A leading beverage producer was weeks away from cancelling their “back-to-school” product launch due to contamination in their signature product. One production line had been shut down because its cartons were consistently contaminated. Leaders felt stuck between a rock and a hard place. On one hand, now running that line meant missing “back-to-school” demand. On the other, running the line to meet demand risked contamination in a product they market to children.
Not surprisingly, months earlier the company called in quality specialists and industry experts to find a solution. After implementing every recommendation, including re-piping the line and adjusted sanitation procedures, the problem persisted. Leaders now questioned whether replacing the entire line and missing “back to school” season was the only answer. Feeling unsatisfied with their options, the company brought in Stroud to help find the source of the contamination, and get their line producing safe product before “back to school” season.
Finding More Opportunity
Many in the plant to believe the beverage was becoming tainted by an uncontrollable environmental factor after multiple expert inspections couldn’t find the source. A team of plant leaders and Stroud took a different, Variable Analysis approach. To do this, the team started at the broadest level: evaluating whether the contamination was formed in the beverage, the containers, or the filling process. By showing that two identical lines in the plant produced uncontaminated product using the same cartons, the team demonstrated that cartons didn’t introduce the contaminant. Next, to isolate the process from the beverage they passed empty cartons through the line, to ensure uncontaminated cartons come out. Unexpectedly, the team found that empty cartons contained the contamination-causing bacteria. For the first time plant leaders were certain that the filling process, not the beverage, was the source of contamination. They felt hopeful, though still apprehensive. The team was now confident the contamination was occurring in the filler, but didn’t know why or where yet.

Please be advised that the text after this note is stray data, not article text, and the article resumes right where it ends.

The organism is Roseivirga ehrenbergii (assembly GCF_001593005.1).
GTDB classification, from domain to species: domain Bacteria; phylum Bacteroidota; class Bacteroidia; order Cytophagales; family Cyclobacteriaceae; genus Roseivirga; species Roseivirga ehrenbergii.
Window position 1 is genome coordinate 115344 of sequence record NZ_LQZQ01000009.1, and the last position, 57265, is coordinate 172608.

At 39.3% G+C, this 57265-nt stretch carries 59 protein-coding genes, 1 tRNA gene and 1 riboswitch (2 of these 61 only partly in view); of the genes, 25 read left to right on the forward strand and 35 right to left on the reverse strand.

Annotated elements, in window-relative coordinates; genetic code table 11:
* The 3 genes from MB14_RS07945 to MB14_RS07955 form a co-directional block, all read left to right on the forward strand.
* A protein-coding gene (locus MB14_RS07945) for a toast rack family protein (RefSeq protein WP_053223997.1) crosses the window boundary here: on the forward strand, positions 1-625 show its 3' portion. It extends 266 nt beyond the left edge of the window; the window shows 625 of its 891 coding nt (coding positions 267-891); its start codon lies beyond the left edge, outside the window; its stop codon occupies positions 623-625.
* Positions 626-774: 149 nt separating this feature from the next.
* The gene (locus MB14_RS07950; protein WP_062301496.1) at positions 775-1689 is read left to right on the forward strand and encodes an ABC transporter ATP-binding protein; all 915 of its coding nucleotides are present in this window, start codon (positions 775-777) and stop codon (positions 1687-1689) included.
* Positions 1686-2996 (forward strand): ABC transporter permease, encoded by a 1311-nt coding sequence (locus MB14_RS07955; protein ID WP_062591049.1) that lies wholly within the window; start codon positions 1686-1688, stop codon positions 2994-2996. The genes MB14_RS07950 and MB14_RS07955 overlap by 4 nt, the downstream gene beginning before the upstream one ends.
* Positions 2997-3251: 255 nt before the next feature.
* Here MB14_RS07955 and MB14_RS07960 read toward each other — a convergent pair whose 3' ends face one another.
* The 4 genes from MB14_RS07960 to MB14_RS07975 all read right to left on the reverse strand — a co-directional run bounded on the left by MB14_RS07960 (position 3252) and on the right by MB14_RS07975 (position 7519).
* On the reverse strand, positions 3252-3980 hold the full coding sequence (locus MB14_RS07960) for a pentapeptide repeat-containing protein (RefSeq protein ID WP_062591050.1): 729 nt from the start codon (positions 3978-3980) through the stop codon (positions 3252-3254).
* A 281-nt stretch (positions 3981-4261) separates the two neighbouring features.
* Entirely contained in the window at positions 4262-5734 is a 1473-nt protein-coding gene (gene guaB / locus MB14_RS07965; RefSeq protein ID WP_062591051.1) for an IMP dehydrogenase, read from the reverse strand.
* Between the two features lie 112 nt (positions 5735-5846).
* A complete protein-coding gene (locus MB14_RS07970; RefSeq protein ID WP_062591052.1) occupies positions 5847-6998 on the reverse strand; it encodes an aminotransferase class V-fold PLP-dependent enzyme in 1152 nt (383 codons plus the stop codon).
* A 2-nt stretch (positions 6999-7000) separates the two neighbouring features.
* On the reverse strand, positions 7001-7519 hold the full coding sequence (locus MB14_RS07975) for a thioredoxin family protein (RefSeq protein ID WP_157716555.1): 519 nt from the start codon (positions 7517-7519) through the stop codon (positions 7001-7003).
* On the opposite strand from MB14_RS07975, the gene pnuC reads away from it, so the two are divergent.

The team continued their systematic Variable Analysis, focusing on empty cartons running in the filler. The team researched the bacteria and learned that it grows in water. When the team then tested contaminated cartons for water, they all contained small drops after leaving the filler. Knowing that water condenses when air gets cooled below its dew point temperature, the team to search for a process component that was colder than expected. Through this focused approach the team found that the filler’s cooling plug was running colder than its set point. This cold plug was causing water to condense and drip into the cartons, causing contaminating bacteria growth. By increasing the cooling plug temperature the team stopped the water drops and eliminated the contamination.
Eliminating the condensation in the filler reduced food quality issues by 90%. This allowed the company to run their third line in time for their “back to school” campaign. Just as exciting for the leadership team was the renewed belief in their organization that even problems that baffled industry experts could be solved. With fresh excitement and pull throughout the organization, the plant team and Stroud focused next on improving plant capacity and in weeks had further increased output by 35%.
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